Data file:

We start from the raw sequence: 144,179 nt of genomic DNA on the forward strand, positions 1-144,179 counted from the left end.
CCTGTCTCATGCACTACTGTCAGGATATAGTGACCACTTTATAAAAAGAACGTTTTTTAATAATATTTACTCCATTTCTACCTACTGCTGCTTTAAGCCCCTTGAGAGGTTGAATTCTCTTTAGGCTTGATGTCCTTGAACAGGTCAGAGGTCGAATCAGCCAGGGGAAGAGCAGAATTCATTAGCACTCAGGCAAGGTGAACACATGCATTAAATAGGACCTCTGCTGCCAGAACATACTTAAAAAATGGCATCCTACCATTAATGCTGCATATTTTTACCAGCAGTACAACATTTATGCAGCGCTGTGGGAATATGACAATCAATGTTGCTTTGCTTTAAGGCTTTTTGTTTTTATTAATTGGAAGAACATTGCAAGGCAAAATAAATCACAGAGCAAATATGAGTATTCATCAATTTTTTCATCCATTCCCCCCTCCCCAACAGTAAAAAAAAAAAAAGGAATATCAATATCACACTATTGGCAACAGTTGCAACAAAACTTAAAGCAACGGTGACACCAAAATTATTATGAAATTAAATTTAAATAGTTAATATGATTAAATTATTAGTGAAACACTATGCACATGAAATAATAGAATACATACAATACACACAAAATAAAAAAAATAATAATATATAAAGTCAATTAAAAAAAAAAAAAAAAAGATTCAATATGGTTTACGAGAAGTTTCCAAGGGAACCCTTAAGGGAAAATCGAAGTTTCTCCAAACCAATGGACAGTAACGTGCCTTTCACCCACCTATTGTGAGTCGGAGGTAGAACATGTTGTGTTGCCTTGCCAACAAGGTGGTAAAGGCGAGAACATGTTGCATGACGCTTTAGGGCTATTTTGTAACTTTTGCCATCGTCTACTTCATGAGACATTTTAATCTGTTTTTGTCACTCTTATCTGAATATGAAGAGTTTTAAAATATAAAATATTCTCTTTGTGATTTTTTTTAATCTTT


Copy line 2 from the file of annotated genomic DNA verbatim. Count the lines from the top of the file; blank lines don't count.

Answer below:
CCTGTCTCATGCACTACTGTCAGGATATAGTGACCACTTTATAAAAAGAACGTTTTTTAATAATATTTACTCCATTTCTACCTACTGCTGCTTTAAGCCCCTTGAGAGGTTGAATTCTCTTTAGGCTTGATGTCCTTGAACAGGTCAGAGGTCGAATCAGCCAGGGGAAGAGCAGAATTCATTAGCACTCAGGCAAGGTGAACACATGCATTAAATAGGACCTCTGCTGCCAGAACATACTTAAAAAATGGCATCCTACCATTAATGCTGCATATTTTTACCAGCAGTACAACATTTATGCAGCGCTGTGGGAATATGACAATCAATGTTGCTTTGCTTTAAGGCTTTTTGTTTTTATTAATTGGAAGAACATTGCAAGGCAAAATAAATCACAGAGCAAATATGAGTATTCATCAATTTTTTCATCCATTCCCCCCTCCCCAACAGTAAAAAAAAAAAAAGGAATATCAATATCACACTATTGGCAACAGTTGCAACAAAACTTAAAGCAACGGTGACACCAAAATTATTATGAAATTAAATTTAAATAGTTAATATGATTAAATTATTAGTGAAACACTATGCACATGAAATAATAGAATACATACAATACACACAAAATAAAAAAAATAATAATATATAAAGTCAATTAAAAAAAAAAAAAAAAAGATTCAATATGGTTTACGAGAAGTTTCCAAGGGAACCCTTAAGGGAAAATCGAAGTTTCTCCAAACCAATGGACAGTAACGTGCCTTTCACCCACCTATTGTGAGTCGGAGGTAGAACATGTTGTGTTGCCTTGCCAACAAGGTGGTAAAGGCGAGAACATGTTGCATGACGCTTTAGGGCTATTTTGTAACTTTTGCCATCGTCTACTTCATGAGACATTTTAATCTGTTTTTGTCACTCTTATCTGAATATGAAGAGTTTTAAAATATAAAATATTCTCTTTGTGATTTTTTTTAATCTTT